And now those 3 bullets have taken his life and ripped apart our dreams and our community. 

Who will now defend the defenseless? 

Who will now demand justice amidst all the injustice around us?  

Who will now help me raise my children? 

I call on the authorities and the government to find his killers and bring them to justice. 

I demand justice for my husband, Ben Ramos.

FOR THE PEOPLE. Benjamin Ramos is hailed for his work as a lawyer for marginalized sectors. Photo from the National Union of Peoples' Lawyers' Facebook page

No amount of words can ever assuage the loss that the family, specially the widow, are now feeling but the least we can do is to offer our sincerest condolences and heed their call for justice. 

To Yesha and also to their 3 children, this is my response:

Thank you very much for the gift of Ben and your family. What an extraordinary life Ben lived! What a good example of a committed family you are showing.

Yesha, as a Jesuit Volunteer myself, I can actually imagine how you decided to stay in Negros, leave Zamboanga for good, fall in love with Ben, and raise a family with him. It’s about mission, it’s about service; above all, it is about love.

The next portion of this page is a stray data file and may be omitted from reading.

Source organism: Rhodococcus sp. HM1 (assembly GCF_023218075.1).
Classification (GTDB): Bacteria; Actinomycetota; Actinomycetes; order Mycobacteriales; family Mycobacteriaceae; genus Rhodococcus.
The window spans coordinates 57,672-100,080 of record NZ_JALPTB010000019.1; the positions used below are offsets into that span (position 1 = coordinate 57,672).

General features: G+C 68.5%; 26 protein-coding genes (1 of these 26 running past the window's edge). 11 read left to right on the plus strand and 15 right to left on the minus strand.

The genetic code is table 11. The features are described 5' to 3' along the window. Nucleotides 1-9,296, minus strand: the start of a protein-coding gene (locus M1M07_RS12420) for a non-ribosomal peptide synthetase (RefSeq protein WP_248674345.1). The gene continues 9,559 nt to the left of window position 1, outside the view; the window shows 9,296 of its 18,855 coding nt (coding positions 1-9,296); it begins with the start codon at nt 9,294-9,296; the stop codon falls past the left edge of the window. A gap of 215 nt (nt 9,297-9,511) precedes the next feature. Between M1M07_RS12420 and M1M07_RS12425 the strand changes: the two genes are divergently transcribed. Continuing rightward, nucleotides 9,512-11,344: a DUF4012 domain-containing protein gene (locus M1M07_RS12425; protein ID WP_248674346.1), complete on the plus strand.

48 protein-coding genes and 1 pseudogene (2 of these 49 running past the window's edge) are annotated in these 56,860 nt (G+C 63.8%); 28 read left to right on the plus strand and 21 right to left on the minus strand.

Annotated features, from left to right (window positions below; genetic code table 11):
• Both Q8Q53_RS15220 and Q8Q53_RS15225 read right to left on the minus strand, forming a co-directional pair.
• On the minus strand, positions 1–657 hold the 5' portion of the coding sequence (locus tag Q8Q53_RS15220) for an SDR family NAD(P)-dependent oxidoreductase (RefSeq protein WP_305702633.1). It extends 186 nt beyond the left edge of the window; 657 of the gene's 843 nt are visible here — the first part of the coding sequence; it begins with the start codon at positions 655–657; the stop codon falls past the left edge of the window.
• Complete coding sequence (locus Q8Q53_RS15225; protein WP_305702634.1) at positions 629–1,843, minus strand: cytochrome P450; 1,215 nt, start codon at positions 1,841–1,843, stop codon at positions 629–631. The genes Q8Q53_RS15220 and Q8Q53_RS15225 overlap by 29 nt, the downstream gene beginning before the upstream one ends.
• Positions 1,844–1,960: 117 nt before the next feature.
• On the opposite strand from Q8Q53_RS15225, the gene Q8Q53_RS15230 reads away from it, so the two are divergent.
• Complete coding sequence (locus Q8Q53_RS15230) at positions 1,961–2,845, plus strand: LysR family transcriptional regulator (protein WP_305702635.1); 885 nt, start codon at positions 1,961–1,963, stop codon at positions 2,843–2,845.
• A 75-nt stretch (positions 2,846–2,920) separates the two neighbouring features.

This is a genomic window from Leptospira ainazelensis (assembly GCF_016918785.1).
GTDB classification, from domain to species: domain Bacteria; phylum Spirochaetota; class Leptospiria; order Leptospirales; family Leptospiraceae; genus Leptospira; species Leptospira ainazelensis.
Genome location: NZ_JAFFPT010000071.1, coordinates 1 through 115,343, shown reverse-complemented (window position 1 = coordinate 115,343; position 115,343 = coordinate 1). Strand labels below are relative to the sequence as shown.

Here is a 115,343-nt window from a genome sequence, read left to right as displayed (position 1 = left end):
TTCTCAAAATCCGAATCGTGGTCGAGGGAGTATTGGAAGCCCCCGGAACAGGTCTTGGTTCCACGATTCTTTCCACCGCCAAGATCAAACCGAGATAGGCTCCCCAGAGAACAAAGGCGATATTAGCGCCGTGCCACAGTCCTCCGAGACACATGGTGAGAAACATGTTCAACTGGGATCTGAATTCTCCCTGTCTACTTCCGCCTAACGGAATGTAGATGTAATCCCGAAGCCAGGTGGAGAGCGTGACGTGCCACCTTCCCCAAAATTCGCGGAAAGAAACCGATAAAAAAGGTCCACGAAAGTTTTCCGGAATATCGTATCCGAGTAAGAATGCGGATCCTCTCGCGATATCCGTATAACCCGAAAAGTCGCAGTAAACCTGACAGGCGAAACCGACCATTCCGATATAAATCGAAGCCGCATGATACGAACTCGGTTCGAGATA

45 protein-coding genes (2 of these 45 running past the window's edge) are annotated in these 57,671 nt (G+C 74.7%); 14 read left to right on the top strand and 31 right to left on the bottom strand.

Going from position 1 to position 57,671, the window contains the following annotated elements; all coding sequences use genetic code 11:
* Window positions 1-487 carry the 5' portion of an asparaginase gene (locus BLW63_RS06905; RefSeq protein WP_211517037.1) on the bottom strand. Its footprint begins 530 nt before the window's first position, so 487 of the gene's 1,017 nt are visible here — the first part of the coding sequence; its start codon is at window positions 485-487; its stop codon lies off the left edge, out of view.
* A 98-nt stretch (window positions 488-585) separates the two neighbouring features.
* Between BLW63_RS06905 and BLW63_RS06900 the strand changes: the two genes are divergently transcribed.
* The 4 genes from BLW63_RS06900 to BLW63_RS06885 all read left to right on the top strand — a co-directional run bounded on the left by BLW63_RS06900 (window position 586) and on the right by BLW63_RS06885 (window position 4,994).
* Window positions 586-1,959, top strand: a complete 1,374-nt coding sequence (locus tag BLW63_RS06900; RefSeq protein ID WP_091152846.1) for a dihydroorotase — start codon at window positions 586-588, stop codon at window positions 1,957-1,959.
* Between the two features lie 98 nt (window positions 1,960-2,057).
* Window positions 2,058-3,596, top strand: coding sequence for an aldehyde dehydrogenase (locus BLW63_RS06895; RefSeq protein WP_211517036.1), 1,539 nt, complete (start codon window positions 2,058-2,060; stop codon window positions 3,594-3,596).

Ben led an inspiring life.  As a lawyer in this country he could have had enough opportunities to enrich himself and a comfortable life for his family.  Yet he chose the road less traveled when he dedicated his life to helping, for free, the marginalized and poor famers in exchange for their produce – bananas, fish, chicken, vegetables, and sometimes Christmas lanterns, according to his widow. He didn’t get paid for 95% of his cases, as has been reported. In the process, Ben earned a lot of respect for his advocacy but also earned the ire of some powerful groups.  

Lets be clear: Ben was killed because he loved the poor, because he served them without restraint and conditions. He died because he lawyered for activists whose human rights he fought for. He was killed because he loved your island and our country. 

To the children of Ben, I can assure you that wherever you go from now on, once people know that you are the children of Ben and Yesha Ramos, you will be looked up to, admired. Remember how much of an honor this is!